James S. Ashe (1947-2005) and Stylianos Chatzimanolis
Click on an image to view larger version & data in a new window
Click on an image to view larger version & data in a new window
taxon links [up-->]Deinopsis [up-->]Allodinopsis [up-->]Metadeinopsis [up-->]Adinopsis Phylogenetic position of group is uncertain[down<--]Aleocharinae Interpreting the tree
close box

This tree diagram shows the relationships between several groups of organisms.

The root of the current tree connects the organisms featured in this tree to their containing group and the rest of the Tree of Life. The basal branching point in the tree represents the ancestor of the other groups in the tree. This ancestor diversified over time into several descendent subgroups, which are represented as internal nodes and terminal taxa to the right.

example of a tree diagram

You can click on the root to travel down the Tree of Life all the way to the root of all Life, and you can click on the names of descendent subgroups to travel up the Tree of Life all the way to individual species.

For more information on ToL tree formatting, please see Interpreting the Tree or Classification. To learn more about phylogenetic trees, please visit our Phylogenetic Biology pages.

close box
phylogeny from Klimaszewski (1979)
Containing group: Aleocharinae


The Deinopsini are a small group of teardrop-shaped basal aleocharines that are characteristic inhabitants of marshes, bogs, pond and stream edges and similar riparian habitats. Deinopsine taxa occur in the Nearctic, Palearctic, Neotropical, Ethiopian, Oriental, and Australian faunal regions.


Deinopsines are similar to members of the Gymnusini, but they may be recognized by the combination of:

The three genera are superficially very similar, but they differ markedly in structure of the mouthparts, tarsi and genitalia.

Discussion of Phylogenetic Relationships

Klimaszewski (1979) provided a reconstructed phylogeny of the genera of the Deinopsini, and later (1980, 1982, 1985a,b 1992) he described more species and supplemented his revision. He proposed that the tribe is monophyletic based on the presence of a divided male tergum IX, and female sternum IX with 2 lobes and without valvulae. Among the four genera included in the tribe, he proposed that Metadeinopsis was the basal lineage and that Adinopsis and Deinopsis were sister groups based on derived features of the male copulatory organ and the presence of an elongate apical portion of tergum X in both males and females of these latter two genera (see Klimaszewski 1979 for details).

Recently, Ashe (2002) described Allodinopsis from Central America as a new genus. Though Ashe (2002) pointed out the striking similarities between Allodinopsis and Metadeinopsis, and hypothesized that they are very closely related, the phylogenetic placement of Allodinopsis has not been rigorously examined.


Ashe, J. S. 2002. Allodinopsis, new genus of Deinopsine Aleocharinae from Cetral America, and a new species of Metadeinopsis Klimaszewski 1979 (Staphylinidae: Aleocharinae: Deinopsini). J. Kans. Entomol. Soc. 75(2): 61-72.

Klimaszewski, J. 1979. A revision of the Gymnusini and Deinopsini of the World. Canada Agriculture monograph No. 25. 169 pp.

Klimaszewski, J. 1980. Two new species of Deinopsini from the Afrotropical and Nearctic regions, with notes on two other species of this tribe (Coleoptera, Staphylinidae). Polskie-Pismo-Entomologiczne. 50(1): 109-120.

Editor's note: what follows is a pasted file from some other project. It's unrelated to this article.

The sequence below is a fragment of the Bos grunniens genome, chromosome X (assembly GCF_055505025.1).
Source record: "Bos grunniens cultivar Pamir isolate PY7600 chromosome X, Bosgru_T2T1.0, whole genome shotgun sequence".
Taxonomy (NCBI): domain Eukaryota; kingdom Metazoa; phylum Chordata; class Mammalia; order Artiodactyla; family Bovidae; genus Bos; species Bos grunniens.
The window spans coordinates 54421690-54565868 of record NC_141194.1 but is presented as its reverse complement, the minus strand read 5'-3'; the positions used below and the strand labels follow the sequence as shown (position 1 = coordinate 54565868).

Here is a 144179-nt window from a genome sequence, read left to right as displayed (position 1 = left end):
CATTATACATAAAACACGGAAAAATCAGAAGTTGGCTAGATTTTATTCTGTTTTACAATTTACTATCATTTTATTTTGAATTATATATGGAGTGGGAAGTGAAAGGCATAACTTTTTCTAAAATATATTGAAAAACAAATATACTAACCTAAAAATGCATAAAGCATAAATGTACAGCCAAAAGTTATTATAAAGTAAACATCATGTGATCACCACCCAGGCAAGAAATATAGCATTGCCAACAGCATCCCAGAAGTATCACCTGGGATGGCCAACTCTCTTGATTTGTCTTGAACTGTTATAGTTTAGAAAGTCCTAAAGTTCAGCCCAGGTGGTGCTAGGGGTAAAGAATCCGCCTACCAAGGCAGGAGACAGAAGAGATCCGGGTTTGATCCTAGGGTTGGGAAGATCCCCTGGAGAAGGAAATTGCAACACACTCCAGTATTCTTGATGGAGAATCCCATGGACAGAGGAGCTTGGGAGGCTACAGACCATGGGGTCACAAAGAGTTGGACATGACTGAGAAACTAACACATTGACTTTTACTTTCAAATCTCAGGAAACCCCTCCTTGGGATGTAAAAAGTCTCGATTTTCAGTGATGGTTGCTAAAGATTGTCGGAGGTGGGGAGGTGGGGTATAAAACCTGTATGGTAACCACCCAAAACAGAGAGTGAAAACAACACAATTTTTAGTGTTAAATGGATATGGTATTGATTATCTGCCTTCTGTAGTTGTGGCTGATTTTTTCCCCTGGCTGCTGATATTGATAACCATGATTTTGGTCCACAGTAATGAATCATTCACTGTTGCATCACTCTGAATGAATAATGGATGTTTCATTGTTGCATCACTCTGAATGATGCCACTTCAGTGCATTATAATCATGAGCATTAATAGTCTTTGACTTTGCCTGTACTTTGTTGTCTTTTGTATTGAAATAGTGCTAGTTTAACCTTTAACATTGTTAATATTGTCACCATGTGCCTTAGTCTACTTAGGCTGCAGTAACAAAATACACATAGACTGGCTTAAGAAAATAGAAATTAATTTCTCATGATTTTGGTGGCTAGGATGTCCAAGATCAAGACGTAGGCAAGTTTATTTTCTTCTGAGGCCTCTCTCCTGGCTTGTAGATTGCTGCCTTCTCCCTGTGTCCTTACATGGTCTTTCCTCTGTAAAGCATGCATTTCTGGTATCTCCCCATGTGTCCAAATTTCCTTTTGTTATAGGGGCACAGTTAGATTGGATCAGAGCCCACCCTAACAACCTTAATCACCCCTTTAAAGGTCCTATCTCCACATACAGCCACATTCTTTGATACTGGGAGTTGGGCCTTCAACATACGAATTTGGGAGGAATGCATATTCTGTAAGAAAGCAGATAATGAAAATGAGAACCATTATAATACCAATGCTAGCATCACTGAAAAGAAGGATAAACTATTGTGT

Klimaszewski, J. 1982. A revision of the Gymnusini and Deinopsini of the World. Sup 2. Can. Entomol. 114(4): 317-335.

Klimaszewski, J. and F. Genier. 1985. A revision of the Gymnusini and Deinopsini of the World. Sup 3. Colepts. Bull. 39(1): 60-66.

Klimaszewski, J. 1985. Revision of the Gymnusini and Deinopsini of the world (Coleoptera: Staphylinidae). Supplement 4. New distribution data and description of female Adinopsis bicornis. Ent. News 96(4):142-144.

Klimaszewski, J. and J. H. Frank. 1992. New distributional data for New World Gymnusini and Deinopsini, with description of a new species (Coleoptera: Staphylinidae, Aleocharinae). Supplement 5. Coleopts. Bull. 46(3): 242-249.

Title Illustrations
Click on an image to view larger version & data in a new window
Click on an image to view larger version & data in a new window
Scientific Name Deinopsis illinoisensis
Location Kansas, U.S.A.
Size length 3.2 mm
Copyright © 1997 James S. Ashe (1947-2005)
Scientific Name Adinopsis sp.
Location Ecuador
Copyright © James S. Ashe (1947-2005)
Scientific Name Metadeinopsis brunnea
Location Paraguay
Size length 3.6 mm
Copyright © 1997 James S. Ashe (1947-2005)
Scientific Name Allodinopsis howdeni
Location Costa Rica
Size length 2.6 mm
Copyright © 1997 James S. Ashe (1947-2005)
About This Page

Development of this page made possible by National Science Foundation PEET grants DEB 95-21755 and DEB 99-78110 to James S. Ashe.

All images on this page copyright © 1997-2003 James S. Ashe.

James S. Ashe (1947-2005)
University of Kansas, Lawrence, Kansas, USA

Stylianos Chatzimanolis
University of Tennessee at Chattanooga

All Rights Reserved.

Citing this page:

Ashe (1947-2005), James S. and Stylianos Chatzimanolis. 2003. Deinopsini. Version 06 November 2003. in The Tree of Life Web Project,

edit this page
close box

This page is a Tree of Life Branch Page.

Each ToL branch page provides a synopsis of the characteristics of a group of organisms representing a branch of the Tree of Life. The major distinction between a branch and a leaf of the Tree of Life is that each branch can be further subdivided into descendent branches, that is, subgroups representing distinct genetic lineages.

For a more detailed explanation of the different ToL page types, have a look at the Structure of the Tree of Life page.

close box


Page Content

articles & notes



Explore Other Groups

random page

  go to the Tree of Life home page